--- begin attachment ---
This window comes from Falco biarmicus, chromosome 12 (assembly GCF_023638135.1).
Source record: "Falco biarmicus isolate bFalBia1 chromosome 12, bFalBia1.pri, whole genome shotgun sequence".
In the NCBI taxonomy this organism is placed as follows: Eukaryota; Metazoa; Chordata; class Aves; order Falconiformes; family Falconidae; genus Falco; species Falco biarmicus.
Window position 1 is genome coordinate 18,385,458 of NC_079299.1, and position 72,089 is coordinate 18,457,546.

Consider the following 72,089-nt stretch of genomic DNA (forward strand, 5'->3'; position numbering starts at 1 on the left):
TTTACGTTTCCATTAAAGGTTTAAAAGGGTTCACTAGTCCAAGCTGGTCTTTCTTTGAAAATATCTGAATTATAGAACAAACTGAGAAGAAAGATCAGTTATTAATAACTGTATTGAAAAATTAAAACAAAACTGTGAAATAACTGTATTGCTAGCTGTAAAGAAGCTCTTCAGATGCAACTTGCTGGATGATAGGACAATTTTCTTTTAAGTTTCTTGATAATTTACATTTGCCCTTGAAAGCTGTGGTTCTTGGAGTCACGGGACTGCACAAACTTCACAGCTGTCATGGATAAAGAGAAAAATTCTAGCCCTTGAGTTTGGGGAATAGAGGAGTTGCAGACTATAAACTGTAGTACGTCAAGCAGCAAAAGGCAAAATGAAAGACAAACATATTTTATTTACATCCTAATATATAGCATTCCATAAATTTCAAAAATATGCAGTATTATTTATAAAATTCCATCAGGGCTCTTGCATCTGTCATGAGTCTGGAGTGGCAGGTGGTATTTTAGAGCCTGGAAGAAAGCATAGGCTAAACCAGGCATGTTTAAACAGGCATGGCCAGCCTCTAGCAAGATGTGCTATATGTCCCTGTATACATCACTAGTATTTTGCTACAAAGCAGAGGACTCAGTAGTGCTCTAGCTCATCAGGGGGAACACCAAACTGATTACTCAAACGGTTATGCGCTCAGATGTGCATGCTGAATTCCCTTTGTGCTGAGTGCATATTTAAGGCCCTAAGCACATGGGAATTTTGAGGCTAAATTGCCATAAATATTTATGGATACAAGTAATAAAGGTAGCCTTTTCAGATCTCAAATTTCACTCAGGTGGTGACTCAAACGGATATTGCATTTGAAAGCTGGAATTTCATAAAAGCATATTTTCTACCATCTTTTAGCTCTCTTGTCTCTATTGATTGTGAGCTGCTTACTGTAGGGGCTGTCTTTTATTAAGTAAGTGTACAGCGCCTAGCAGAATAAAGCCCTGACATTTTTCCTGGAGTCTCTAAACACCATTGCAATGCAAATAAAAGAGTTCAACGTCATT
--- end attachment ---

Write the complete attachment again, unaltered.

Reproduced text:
This window comes from Falco biarmicus, chromosome 12 (assembly GCF_023638135.1).
Source record: "Falco biarmicus isolate bFalBia1 chromosome 12, bFalBia1.pri, whole genome shotgun sequence".
In the NCBI taxonomy this organism is placed as follows: Eukaryota; Metazoa; Chordata; class Aves; order Falconiformes; family Falconidae; genus Falco; species Falco biarmicus.
Window position 1 is genome coordinate 18,385,458 of NC_079299.1, and position 72,089 is coordinate 18,457,546.

Consider the following 72,089-nt stretch of genomic DNA (forward strand, 5'->3'; position numbering starts at 1 on the left):
TTTACGTTTCCATTAAAGGTTTAAAAGGGTTCACTAGTCCAAGCTGGTCTTTCTTTGAAAATATCTGAATTATAGAACAAACTGAGAAGAAAGATCAGTTATTAATAACTGTATTGAAAAATTAAAACAAAACTGTGAAATAACTGTATTGCTAGCTGTAAAGAAGCTCTTCAGATGCAACTTGCTGGATGATAGGACAATTTTCTTTTAAGTTTCTTGATAATTTACATTTGCCCTTGAAAGCTGTGGTTCTTGGAGTCACGGGACTGCACAAACTTCACAGCTGTCATGGATAAAGAGAAAAATTCTAGCCCTTGAGTTTGGGGAATAGAGGAGTTGCAGACTATAAACTGTAGTACGTCAAGCAGCAAAAGGCAAAATGAAAGACAAACATATTTTATTTACATCCTAATATATAGCATTCCATAAATTTCAAAAATATGCAGTATTATTTATAAAATTCCATCAGGGCTCTTGCATCTGTCATGAGTCTGGAGTGGCAGGTGGTATTTTAGAGCCTGGAAGAAAGCATAGGCTAAACCAGGCATGTTTAAACAGGCATGGCCAGCCTCTAGCAAGATGTGCTATATGTCCCTGTATACATCACTAGTATTTTGCTACAAAGCAGAGGACTCAGTAGTGCTCTAGCTCATCAGGGGGAACACCAAACTGATTACTCAAACGGTTATGCGCTCAGATGTGCATGCTGAATTCCCTTTGTGCTGAGTGCATATTTAAGGCCCTAAGCACATGGGAATTTTGAGGCTAAATTGCCATAAATATTTATGGATACAAGTAATAAAGGTAGCCTTTTCAGATCTCAAATTTCACTCAGGTGGTGACTCAAACGGATATTGCATTTGAAAGCTGGAATTTCATAAAAGCATATTTTCTACCATCTTTTAGCTCTCTTGTCTCTATTGATTGTGAGCTGCTTACTGTAGGGGCTGTCTTTTATTAAGTAAGTGTACAGCGCCTAGCAGAATAAAGCCCTGACATTTTTCCTGGAGTCTCTAAACACCATTGCAATGCAAATAAAAGAGTTCAACGTCATT